The program notes for this album describe The Birth of Something, with music by Anthony Brandt and libretto by Will Eno, as "a miniature meta-opera." Its characters are a Woman and a Man; early on, he states "We are in an opera. Or we are pretending we are. You will come, on your own, to you own conclusion." He closes the opera with the lines, "Whatever this was, however this ended, we should be glad it was only pretended," which is good to know, because there is little that has happened in the intervening half hour to give the listener information to come to much of any kind of a conclusion on his or her own. Besides being self-referentially operatic (with quotes from or allusions to Das Rheingold, Der fliegende Holländer, Boris Godunov, Carmen, Salome, and many more), the piece offers little in the way of narrative or character development. Brandt's busy, mostly jangly music is inventive, and creates a sense that a lot is going on, though; this may well be the kind of opera whose wit and emotional impact are evident in a theatrical setting, but that is perplexing as a purely aural experience. Soprano Karol Bennett and baritone Michael Chioldi handle the treacherous vocal lines with strength, security, and conviction.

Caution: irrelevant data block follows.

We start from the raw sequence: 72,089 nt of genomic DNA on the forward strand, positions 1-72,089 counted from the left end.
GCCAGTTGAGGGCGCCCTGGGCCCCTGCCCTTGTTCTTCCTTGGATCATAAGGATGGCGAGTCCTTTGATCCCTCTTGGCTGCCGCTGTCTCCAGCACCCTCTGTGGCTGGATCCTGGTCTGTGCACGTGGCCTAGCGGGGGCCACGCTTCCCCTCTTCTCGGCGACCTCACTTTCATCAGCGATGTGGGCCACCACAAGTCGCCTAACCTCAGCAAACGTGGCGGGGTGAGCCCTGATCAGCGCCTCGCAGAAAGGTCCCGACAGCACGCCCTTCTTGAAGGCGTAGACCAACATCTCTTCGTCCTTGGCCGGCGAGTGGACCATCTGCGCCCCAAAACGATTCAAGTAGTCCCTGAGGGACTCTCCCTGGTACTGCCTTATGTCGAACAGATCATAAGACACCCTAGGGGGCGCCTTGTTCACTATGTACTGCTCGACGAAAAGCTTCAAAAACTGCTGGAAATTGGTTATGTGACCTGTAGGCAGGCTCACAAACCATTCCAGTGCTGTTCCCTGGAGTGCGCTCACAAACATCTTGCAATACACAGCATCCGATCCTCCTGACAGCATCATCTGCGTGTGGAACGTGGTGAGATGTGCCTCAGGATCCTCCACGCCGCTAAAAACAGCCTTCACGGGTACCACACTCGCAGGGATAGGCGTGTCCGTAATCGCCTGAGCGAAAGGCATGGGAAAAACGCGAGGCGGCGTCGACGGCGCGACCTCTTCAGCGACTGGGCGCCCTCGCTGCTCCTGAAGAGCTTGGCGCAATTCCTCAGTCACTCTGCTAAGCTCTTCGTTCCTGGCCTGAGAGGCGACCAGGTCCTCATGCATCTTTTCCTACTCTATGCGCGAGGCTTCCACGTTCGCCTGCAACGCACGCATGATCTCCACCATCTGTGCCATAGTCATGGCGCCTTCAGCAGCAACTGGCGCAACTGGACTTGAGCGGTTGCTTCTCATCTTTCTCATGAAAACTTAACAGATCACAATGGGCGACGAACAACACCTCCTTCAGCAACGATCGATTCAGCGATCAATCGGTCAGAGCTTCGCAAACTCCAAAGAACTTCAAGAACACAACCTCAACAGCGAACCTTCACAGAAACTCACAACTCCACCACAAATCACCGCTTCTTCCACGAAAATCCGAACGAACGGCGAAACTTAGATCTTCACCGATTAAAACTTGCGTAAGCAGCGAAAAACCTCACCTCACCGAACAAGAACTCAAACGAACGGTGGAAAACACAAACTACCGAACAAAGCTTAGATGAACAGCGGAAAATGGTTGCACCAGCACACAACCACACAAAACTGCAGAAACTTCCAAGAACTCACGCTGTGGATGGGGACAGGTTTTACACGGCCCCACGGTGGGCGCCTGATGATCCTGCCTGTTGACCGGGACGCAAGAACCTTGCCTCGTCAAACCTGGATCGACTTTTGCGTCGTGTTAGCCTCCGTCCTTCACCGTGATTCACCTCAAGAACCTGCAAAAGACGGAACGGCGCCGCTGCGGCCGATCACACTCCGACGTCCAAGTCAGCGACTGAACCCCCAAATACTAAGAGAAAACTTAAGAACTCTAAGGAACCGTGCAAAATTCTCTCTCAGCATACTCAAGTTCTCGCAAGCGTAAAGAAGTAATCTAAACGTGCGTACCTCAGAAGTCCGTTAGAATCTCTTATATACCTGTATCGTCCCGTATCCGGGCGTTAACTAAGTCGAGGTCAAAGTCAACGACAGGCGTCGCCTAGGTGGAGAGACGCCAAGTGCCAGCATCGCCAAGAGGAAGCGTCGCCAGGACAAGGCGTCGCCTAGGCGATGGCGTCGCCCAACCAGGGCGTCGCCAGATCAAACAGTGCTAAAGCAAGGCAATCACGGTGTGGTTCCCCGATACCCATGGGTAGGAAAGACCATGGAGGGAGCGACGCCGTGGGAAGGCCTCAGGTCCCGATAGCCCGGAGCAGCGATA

The album also includes a selection of the composer's songs, some accompanied by string quartet and some by piano. Here again, Bennett is in full, strong voice, and sings with understanding and expression. Brandt writes effectively for the voice, with vocal lines that are mostly lyrical. He's most successfully communicative in the settings of six aphoristic texts by Robert Creeley. Albany's sound clean and present. The balance is good in the opera, but the voice is a little distant in some of the songs.